In 1975, Congress made it possible for students with severe disabilities to get a “free and appropriate education.” In 1990, that law was expanded by the Individuals with Disabilities Education Act, which required public schools to meet the educational needs of disabled students.
Some of our California readers may remember a time when what you said outside of the classroom had no bearing on your ability to continue going to school. But now with advancements in technology and social media, it seems like many school districts across the nation are extending their reach a little far, perhaps even encroaching on a student’s right to freedom of speech as well.
An out-of-state matter against one school district has been ongoing for close to four years. A lawsuit was filed against schools for not catering to the needs of disabled children. This would include students suffering from autism, bipolar disorder and hyperactivity. Attorneys on both sides decided to meet in an attempt to reach a compromise.
A state-mandated accountability plan is aimed to assist Palo Alto students with specific needs. The Local Control Accountability Plan was put in place for distributing money by the state.
It's unfortunate that mistreatment of special education students occurs at all. However, it's even more disconcerting when the mistreatment occurred at the hands of school staff.
One special education attorney has brought a federal lawsuit against a school district due to retaliation he faced after trying to raise awareness concerning special education issues. He felt that his students suffering with disabilities were discriminated against. However, after trying to advocate for these children he claimed that his rights were violated as he faced retaliation from the school district.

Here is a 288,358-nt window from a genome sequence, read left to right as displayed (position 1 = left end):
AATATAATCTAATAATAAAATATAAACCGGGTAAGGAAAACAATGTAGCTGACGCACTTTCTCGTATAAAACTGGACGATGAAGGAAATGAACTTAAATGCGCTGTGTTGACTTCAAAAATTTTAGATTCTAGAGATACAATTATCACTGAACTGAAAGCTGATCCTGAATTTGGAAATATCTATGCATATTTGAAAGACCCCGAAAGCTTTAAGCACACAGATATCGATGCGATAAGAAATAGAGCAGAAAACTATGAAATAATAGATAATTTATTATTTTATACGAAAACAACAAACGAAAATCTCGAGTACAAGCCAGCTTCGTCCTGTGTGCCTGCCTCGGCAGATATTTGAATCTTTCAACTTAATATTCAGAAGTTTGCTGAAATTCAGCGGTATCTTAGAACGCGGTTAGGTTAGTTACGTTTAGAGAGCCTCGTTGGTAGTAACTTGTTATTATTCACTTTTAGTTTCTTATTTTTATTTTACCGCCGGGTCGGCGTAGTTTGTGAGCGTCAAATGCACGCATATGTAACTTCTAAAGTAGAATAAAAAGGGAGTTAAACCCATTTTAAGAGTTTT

There has been an ongoing lawsuit concerning layoffs of teachers in a number of low-income middle schools in Los Angeles Unified School District that has just been settled. The so-called churning of teachers was said to be responsible for instability within the school district. It has also been believed that higher rates of retention and additional specialized training will prevent further layoffs from occurring.
It appears that school districts are often willing to spend a great deal of money in defending against education lawsuits. One such lawsuit involving an out-of-state school district's alleged failure to provide educational services for a deaf student has been fought for over four years. The lawsuit originally began in state court and looks like it will continue in federal court as well.
A federal lawsuit has been settled concerning one state's Department of Education oversight of special education needs of particular students. The concern was the high level of segregation that occurred in that state's special education program.
One out-of-state school district is accused of destroying records concerning a special education student in an effort to keep information away from the family. This attempt is said to have cost taxpayers over $200,000. More importantly, issues as to whether the school district can be trusted have been raised.